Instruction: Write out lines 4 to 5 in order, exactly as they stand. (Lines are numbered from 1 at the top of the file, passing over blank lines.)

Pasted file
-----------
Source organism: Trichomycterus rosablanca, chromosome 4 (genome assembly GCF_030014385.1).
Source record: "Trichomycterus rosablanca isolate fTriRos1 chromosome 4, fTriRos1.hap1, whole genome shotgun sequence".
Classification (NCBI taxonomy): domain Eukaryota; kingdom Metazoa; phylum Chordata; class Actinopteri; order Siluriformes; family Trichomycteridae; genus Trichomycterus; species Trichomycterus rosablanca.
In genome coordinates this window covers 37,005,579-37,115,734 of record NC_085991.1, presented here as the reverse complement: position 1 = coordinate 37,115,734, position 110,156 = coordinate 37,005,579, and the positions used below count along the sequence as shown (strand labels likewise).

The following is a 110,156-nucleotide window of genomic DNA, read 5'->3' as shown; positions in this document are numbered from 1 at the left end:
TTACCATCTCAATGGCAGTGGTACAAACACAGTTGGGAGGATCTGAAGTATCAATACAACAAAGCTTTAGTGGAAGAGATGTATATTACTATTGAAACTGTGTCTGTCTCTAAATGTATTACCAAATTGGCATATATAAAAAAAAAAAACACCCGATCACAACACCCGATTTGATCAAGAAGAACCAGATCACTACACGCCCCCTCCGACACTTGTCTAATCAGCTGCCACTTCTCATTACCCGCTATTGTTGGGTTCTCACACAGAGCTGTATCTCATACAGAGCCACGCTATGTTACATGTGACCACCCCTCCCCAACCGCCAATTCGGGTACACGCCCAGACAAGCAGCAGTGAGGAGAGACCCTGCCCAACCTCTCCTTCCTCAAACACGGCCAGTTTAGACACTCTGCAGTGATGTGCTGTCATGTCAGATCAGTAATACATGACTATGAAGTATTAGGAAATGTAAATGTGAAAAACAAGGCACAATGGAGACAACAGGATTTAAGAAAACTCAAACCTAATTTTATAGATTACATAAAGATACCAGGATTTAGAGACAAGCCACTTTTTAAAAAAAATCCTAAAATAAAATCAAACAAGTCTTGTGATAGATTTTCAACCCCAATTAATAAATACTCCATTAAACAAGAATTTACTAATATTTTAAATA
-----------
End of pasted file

In genome coordinates this window covers 37,005,579-37,115,734 of record NC_085991.1, presented here as the reverse complement: position 1 = coordinate 37,115,734, position 110,156 = coordinate 37,005,579, and the positions used below count along the sequence as shown (strand labels likewise).

The following is a 110,156-nucleotide window of genomic DNA, read 5'->3' as shown; positions in this document are numbered from 1 at the left end: